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Watching the election this year has been like passing a car crash on Route 93. I don’t want to slow down and look, but I can’t stop myself. It has been a year of political firsts: the first time a presidential candidate has singled out a religious group; the first time a foreign government has been publicly accused of trying to alter an election; the first time we looked inside presidential campaign through leaked emails; and so on. It’s been a year of firsts for me too. As a registered Republican since the age of 18, I decided this summer it was time to become “Undeclared” (Massachusetts-speak for an independent). I also contributed money to the campaign of a Democrat whose husband I voted against twice in the 1990s. It’s a strange election year for sure.
Working in the technology sector, it’s easy to forget there is a world beyond us - one that doesn’t see the same opportunity, economic growth and innovation. Our country faces some serious issues: economic stagnation across certain industries / regions, a widening gap between our richest and poorest citizens, an outdated immigration policy, and a growing threat from terrorism and foreign governments. It’s easy to channel these concerns into a candidate, convincing ourselves that his or her election is essential to the survival of our nation. But our Founding Fathers gave us a governmental system designed to prevent the centralization of power at the expense of its efficiency / effectiveness. The upside is that no single person can become a dictator; the downside is that no single person can substantially alter its course without "we the people."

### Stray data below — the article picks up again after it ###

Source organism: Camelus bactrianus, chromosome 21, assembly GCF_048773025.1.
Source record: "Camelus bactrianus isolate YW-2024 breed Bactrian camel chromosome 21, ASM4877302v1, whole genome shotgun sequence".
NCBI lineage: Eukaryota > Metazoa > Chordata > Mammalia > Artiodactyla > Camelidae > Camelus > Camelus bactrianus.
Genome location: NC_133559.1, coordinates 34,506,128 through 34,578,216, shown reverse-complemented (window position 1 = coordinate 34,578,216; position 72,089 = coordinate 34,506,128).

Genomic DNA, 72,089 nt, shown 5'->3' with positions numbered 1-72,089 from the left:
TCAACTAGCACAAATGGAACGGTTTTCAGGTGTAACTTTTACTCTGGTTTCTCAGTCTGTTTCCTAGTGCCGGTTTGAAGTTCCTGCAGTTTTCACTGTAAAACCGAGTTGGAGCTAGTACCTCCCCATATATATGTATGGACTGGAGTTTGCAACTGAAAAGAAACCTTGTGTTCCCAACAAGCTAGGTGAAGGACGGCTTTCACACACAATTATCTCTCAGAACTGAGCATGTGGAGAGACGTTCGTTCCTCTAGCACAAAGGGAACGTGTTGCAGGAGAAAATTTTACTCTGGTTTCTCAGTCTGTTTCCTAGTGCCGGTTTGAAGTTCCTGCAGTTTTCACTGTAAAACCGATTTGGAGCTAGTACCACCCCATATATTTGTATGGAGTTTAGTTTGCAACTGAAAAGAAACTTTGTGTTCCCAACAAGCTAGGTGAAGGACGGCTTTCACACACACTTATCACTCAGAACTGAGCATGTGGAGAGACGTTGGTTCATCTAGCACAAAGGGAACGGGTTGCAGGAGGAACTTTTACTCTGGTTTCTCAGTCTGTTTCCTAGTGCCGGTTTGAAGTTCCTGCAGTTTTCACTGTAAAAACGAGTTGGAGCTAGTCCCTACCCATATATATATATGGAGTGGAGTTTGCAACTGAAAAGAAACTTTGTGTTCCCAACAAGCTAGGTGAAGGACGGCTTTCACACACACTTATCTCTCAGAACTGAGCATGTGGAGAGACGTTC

When this election gets ugliest, I like to remember a conversation with my father when I was a teenager. He said (paraphrased): the American people always elect the President they need, even when we don’t always realize it at the time. The examples he gave were Gerald Ford and Jimmy Carter, whose Presidencies are generally not looked upon fondly. He said Ford provided us integrity at a time we thought it was lost, and Carter gave us compassion when our world seemed to be spiraling out of control.
So in these closing weeks, do your best to take a deep breath, be informed, and go vote. But don't fool yourself into thinking that electing your candidate will drive the change you want. The real change you want starts with you and I.